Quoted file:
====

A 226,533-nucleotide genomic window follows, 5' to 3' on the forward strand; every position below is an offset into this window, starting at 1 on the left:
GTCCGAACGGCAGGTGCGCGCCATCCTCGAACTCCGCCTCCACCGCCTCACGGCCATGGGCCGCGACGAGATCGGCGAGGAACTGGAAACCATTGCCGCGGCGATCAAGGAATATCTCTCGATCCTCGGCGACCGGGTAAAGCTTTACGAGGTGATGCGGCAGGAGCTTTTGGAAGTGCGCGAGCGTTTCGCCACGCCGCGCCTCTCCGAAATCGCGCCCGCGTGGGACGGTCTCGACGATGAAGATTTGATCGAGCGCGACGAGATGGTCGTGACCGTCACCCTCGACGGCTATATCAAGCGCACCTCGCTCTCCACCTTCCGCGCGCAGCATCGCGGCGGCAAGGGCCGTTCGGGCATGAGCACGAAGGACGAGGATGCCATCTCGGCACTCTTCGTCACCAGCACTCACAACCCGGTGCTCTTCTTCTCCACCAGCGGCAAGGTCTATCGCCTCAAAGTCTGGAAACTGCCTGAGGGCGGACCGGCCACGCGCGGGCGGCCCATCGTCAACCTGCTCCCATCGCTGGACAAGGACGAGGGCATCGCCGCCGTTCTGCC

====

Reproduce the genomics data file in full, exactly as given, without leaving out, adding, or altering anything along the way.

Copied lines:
A 226,533-nucleotide genomic window follows, 5' to 3' on the forward strand; every position below is an offset into this window, starting at 1 on the left:
GTCCGAACGGCAGGTGCGCGCCATCCTCGAACTCCGCCTCCACCGCCTCACGGCCATGGGCCGCGACGAGATCGGCGAGGAACTGGAAACCATTGCCGCGGCGATCAAGGAATATCTCTCGATCCTCGGCGACCGGGTAAAGCTTTACGAGGTGATGCGGCAGGAGCTTTTGGAAGTGCGCGAGCGTTTCGCCACGCCGCGCCTCTCCGAAATCGCGCCCGCGTGGGACGGTCTCGACGATGAAGATTTGATCGAGCGCGACGAGATGGTCGTGACCGTCACCCTCGACGGCTATATCAAGCGCACCTCGCTCTCCACCTTCCGCGCGCAGCATCGCGGCGGCAAGGGCCGTTCGGGCATGAGCACGAAGGACGAGGATGCCATCTCGGCACTCTTCGTCACCAGCACTCACAACCCGGTGCTCTTCTTCTCCACCAGCGGCAAGGTCTATCGCCTCAAAGTCTGGAAACTGCCTGAGGGCGGACCGGCCACGCGCGGGCGGCCCATCGTCAACCTGCTCCCATCGCTGGACAAGGACGAGGGCATCGCCGCCGTTCTGCC